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Category:    Home > Reviews > Special Interest > Religion > History > The Da Vinci Code - How It All Began (BFS)

The Da Vinci Code: Where It All Began (BFS)


Picture: C+     Sound: C+     Extras: C-     Film: D



The Da Vinci Code: Where It All Began (2005) is a dry mix of interviews with researchers who believe anything and everything.  Only recommended for those who want to know every nook and cranny about a speculative look at the Grail legend.  The piece even goes into areas of ghost and goblin sightings.  There is rarely any fact introduced and seems to meander around in tales of which priest did what for how long.  There is not much of real interest to keep the listeners attention.  The one enjoyable element was all the scenery of the French countryside.  It would make anyone want to take a vacation there and enjoy all the tourist attractions.  As far as going there and finding out any reasonable evidence of The Da Vinci Code - not much.  One strange thing is one of the churches has a devil statue which most people would not expect on a church premises.  In addition, one of the believable parts may be that the French Revolution may have leftover some valuable items that could have been picked up over the years.  Apparently, some treasure was hidden in the churches and not found for a long time afterwards.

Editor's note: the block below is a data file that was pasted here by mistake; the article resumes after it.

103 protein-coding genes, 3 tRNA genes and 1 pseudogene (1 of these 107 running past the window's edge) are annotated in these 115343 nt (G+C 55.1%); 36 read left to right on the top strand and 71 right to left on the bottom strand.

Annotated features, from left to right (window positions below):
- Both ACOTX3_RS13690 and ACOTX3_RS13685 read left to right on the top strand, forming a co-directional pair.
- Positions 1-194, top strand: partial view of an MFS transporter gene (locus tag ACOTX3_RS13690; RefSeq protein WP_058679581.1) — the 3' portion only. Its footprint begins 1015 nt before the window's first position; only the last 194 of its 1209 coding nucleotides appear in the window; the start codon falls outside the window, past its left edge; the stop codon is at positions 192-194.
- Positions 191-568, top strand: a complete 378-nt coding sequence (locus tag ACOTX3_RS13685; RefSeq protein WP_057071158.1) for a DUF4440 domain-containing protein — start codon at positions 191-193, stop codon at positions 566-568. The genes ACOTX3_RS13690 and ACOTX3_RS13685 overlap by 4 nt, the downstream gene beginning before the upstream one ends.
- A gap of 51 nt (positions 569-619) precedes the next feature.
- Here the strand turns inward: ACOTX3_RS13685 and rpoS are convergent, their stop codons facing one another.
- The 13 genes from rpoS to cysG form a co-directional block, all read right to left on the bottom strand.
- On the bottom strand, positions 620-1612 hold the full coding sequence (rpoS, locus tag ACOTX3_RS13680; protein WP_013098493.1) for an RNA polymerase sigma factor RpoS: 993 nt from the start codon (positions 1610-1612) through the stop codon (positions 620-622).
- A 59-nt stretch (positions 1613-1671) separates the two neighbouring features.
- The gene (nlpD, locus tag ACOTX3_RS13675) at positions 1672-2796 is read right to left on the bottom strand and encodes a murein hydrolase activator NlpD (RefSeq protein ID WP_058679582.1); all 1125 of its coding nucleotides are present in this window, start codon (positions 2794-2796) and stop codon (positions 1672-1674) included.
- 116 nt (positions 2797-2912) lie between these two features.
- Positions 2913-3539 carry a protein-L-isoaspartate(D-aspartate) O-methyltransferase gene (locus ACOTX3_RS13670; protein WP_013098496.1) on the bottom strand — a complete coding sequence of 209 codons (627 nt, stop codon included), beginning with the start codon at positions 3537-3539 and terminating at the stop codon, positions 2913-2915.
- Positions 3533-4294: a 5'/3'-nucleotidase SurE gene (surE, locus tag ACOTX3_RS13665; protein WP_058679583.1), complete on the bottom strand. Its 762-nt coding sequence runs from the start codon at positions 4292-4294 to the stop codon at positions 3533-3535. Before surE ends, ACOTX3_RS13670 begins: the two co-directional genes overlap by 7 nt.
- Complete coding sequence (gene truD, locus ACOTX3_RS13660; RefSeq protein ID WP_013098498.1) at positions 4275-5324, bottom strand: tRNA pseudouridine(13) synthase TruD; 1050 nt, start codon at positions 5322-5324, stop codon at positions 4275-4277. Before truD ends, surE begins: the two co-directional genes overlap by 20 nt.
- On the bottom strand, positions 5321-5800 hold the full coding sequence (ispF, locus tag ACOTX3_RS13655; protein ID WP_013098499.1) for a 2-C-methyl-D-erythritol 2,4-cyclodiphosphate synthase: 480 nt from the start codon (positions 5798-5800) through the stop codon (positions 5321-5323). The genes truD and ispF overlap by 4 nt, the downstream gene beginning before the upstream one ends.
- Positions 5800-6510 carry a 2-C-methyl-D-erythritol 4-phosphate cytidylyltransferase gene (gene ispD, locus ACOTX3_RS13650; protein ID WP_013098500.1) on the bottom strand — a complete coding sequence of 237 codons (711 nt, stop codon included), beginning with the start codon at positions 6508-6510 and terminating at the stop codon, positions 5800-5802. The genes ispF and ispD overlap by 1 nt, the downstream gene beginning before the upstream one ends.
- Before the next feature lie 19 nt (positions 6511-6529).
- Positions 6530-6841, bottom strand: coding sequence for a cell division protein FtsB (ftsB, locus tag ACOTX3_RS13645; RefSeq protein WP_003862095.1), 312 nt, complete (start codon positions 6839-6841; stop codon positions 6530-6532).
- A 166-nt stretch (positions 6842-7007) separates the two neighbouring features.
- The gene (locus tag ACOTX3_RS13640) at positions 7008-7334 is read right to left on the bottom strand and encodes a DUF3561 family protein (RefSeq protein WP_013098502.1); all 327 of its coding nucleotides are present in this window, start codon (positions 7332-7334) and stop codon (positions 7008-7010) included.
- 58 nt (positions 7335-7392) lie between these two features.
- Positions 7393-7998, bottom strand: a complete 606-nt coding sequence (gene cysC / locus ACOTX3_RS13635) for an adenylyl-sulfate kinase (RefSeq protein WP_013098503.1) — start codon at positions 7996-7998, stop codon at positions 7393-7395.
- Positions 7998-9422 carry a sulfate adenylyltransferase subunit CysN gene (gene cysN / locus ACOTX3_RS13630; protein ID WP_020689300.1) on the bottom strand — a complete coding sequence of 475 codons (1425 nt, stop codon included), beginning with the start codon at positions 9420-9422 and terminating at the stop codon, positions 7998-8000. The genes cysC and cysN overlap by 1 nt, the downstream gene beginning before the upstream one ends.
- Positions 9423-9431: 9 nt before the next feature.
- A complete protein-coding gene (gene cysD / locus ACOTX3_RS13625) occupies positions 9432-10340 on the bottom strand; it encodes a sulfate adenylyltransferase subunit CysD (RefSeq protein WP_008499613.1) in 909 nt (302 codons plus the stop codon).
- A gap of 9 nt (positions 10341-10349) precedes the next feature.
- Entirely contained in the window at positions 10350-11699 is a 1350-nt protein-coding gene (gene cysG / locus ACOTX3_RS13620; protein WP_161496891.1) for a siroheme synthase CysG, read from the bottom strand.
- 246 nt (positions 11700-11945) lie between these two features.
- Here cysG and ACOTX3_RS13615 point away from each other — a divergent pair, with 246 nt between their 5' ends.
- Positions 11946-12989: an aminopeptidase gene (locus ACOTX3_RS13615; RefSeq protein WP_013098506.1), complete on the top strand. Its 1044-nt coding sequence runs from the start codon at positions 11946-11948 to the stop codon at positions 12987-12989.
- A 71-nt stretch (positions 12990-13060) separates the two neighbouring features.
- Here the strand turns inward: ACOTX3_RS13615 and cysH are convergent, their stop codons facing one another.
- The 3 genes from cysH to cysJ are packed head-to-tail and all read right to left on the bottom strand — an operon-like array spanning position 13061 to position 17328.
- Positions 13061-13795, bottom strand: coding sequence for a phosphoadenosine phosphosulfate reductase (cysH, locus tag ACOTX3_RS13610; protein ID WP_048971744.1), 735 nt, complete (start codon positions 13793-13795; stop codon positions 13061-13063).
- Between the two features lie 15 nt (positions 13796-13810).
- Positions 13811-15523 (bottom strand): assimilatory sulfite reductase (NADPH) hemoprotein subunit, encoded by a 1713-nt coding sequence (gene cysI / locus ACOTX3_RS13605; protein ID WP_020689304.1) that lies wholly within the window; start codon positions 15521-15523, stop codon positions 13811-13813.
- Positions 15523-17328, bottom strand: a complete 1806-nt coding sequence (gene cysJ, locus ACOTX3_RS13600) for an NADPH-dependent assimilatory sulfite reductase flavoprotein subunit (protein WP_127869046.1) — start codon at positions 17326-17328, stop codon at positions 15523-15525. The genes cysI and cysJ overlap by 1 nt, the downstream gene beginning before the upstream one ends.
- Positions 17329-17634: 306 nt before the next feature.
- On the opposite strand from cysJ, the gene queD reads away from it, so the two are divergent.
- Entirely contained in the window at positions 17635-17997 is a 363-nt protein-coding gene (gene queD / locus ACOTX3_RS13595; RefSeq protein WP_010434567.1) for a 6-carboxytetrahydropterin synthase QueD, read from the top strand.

Anyways, all the links are found by extensive looking and it's like anything else; if you look hard enough coincidences can produce a link or supposed secret message.  Many of the messages having to do with seeing 2 people in a painting that look alike or turning something inside out or backwards to find a 'true map'.           


On the technical side, the video image is anamorphically enhanced 16:9 and shows off the color and scenery nicely.  If this was a vacation video, I would be convinced.  There are many good shots of castles, creeks, rivers, fog from dawn and some sunsets at dusk.  It also shows off the village of Rennes-le-Chateau among other places.  The detail was excellent and the colors bright.  The audio was a standard Dolby Digital 2.0 Stereo mix with no real surrounds.  Being that this is a new documentary, the audio is of good quality, but nothing spectacular.  I did have a problem with the menu, though, but just on my one DVD player.  It worked fine on my Sony player and computer DVD.  I was able to play the feature but could not see any menu screen on my Pioneer DV-37.  The only extra on the disc is for a DVD-ROM player.  There is no video content, just some documents about persons of interest and an interactive map of France and clues of where the Holy Grail would be.



-   Marcus Mazur


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